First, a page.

New Monument Proposed in Heffron Park to Recognise History of Migrants in Sydney

migrants
Heffron Park (Photo credit: Jeremy T/Google Maps)

In the years following World War II, Sydney saw an influx of migrants arriving from a war-ravaged Europe seeking a fresh start. Facing a massive influx of migrants after the war and desperate to provide housing, the State established the Bunnerong Migrant Hostel by converting old naval storage facilities at Bunnerong Park (now Heffron Park in Maroubra) into accommodations.


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Despite having a capacity of 1,200 people, the conditions were far from ideal, with the buildings poorly insulated and migrants forced to eat communally in dormitory-style halls, preventing any sense of normal family life. The living conditions and amenities at the hostel were regarded as among the worst in all of Australia. 

Gordon James Choake holding his daughter at Bunnerong Migrant Hostel (Photo credit: Marilyn Wilson Collection/Randwick City Library)

The facilities were wholly unsuitable for comfortably accommodating the migrants, but the government had little choice given the urgent need for housing at the time.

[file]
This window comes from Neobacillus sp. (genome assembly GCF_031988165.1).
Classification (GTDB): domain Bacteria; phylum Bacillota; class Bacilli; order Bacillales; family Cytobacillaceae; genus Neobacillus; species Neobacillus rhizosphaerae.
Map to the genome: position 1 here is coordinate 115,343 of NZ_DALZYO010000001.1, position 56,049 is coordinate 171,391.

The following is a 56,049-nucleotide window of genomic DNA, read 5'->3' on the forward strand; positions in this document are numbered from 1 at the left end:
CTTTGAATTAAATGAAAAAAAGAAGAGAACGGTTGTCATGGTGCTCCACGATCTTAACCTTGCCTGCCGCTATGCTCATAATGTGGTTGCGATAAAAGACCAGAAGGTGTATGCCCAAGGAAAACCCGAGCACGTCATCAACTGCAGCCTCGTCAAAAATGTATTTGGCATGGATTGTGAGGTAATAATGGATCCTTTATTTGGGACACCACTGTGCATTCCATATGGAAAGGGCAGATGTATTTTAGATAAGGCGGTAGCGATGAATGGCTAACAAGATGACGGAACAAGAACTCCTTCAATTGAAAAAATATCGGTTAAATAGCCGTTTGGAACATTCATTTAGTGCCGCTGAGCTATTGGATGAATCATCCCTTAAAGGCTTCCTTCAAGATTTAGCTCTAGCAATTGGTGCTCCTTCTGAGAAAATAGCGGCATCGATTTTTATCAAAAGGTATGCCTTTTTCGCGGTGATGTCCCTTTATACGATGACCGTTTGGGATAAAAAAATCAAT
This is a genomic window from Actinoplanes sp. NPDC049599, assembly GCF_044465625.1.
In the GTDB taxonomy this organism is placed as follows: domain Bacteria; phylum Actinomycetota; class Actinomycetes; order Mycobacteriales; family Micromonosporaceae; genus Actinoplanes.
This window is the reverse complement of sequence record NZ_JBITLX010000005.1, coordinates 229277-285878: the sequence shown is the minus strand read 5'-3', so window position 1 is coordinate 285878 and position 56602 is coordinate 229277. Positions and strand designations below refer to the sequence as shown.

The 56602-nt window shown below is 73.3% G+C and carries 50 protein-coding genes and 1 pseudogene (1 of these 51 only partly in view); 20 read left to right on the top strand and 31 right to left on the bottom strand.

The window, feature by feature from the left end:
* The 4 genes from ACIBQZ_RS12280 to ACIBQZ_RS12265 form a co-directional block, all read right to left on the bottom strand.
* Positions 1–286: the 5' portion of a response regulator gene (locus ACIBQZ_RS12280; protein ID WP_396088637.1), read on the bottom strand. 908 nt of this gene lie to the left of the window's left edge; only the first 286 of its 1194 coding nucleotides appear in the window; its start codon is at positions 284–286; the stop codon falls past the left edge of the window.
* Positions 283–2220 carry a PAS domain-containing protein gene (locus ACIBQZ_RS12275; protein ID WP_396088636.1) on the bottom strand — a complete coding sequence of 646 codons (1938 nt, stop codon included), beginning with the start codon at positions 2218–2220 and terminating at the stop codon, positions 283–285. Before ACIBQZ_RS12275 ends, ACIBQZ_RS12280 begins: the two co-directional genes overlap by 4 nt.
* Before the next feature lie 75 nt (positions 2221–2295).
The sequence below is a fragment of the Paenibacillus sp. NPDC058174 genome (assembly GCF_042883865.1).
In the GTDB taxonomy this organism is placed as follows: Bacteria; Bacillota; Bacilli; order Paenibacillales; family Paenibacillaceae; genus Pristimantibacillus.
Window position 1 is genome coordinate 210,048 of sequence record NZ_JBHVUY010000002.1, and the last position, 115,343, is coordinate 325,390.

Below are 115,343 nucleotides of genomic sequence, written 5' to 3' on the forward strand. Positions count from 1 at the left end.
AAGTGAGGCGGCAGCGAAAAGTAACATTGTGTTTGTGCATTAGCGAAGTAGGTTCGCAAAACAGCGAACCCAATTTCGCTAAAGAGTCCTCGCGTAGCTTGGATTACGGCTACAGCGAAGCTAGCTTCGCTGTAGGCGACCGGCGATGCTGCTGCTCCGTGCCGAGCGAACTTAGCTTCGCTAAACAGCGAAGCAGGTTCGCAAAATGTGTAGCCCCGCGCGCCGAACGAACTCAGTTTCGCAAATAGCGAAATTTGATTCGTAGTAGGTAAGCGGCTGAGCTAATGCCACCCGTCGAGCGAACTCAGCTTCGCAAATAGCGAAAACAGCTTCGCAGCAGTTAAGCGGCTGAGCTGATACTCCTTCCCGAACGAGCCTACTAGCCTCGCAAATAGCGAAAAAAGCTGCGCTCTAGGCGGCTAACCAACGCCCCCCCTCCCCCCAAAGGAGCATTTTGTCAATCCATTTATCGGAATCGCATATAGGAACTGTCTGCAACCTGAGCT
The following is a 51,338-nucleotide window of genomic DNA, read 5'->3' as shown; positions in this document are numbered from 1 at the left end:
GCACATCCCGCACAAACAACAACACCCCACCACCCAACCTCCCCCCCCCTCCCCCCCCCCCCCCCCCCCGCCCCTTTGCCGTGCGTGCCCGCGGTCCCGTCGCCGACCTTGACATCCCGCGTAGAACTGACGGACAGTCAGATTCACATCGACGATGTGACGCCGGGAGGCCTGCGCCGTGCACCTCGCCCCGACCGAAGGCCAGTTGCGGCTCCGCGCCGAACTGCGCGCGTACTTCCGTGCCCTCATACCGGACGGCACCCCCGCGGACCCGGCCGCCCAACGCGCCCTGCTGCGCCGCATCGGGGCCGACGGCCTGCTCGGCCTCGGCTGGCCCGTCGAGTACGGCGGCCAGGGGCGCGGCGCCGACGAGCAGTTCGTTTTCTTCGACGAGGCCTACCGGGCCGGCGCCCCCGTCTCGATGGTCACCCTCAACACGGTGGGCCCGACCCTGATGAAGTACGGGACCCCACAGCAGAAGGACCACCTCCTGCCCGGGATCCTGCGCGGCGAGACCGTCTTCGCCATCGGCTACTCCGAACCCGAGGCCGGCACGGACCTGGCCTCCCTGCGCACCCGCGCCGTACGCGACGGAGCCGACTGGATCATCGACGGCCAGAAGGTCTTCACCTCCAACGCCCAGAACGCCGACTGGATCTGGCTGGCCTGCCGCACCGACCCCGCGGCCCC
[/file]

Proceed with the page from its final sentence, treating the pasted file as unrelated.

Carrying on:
Despite these hardships, the migrants persevered, determined to build better lives in their new home.

Group of migrant children at Bunnerong Migrant Hostel (Photo credit: Marilyn Wilson Collection/Randwick City Library)

Now, over 70 years later, there is a push to honour the sacrifices and contributions of these post-war migrants with a permanent memorial at Heffron Park itself. The proposal was brought forward by Cr Noel D’Souza, who emphasised the importance of acknowledging the vital role migrants played in Australia’s development.

Cr D’Souza said migrants were willing to take menial jobs when first settling, and many showed an incredible work ethic and willingness to sacrifice in order to establish themselves in their new country. He stated they built modern Australia through the knowledge, cultures, and skills they brought with them.

In presenting his motion to Randwick Council, Cr D’Souza highlighted how migrants were essential to the growth of industry and infrastructure in Australia’s post-war years. 

A memorial would not only pay tribute to their efforts but serve as an opportunity for “truth-telling” about a piece of history that has too often been forgotten amid debates about statues and their relevance.

Cr D’Souza viewed it as a chance to share the forgotten history of migrants from all over the world who left everything behind to start a new life in Australia full of hope. His motion to install a memorial at Heffron Park was ultimately carried out.


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Whilst the form is still to be determined, Cr D’Souza suggested a monument or even a large granite rock with a plaque could sufficiently honour the migrants who helped shape modern Australia through their perseverance and passion for their new home. After decades of having their struggles and sacrifices go unrecognised, Maroubra may soon have a permanent reminder of their indelible impact.

Published 20-April-2024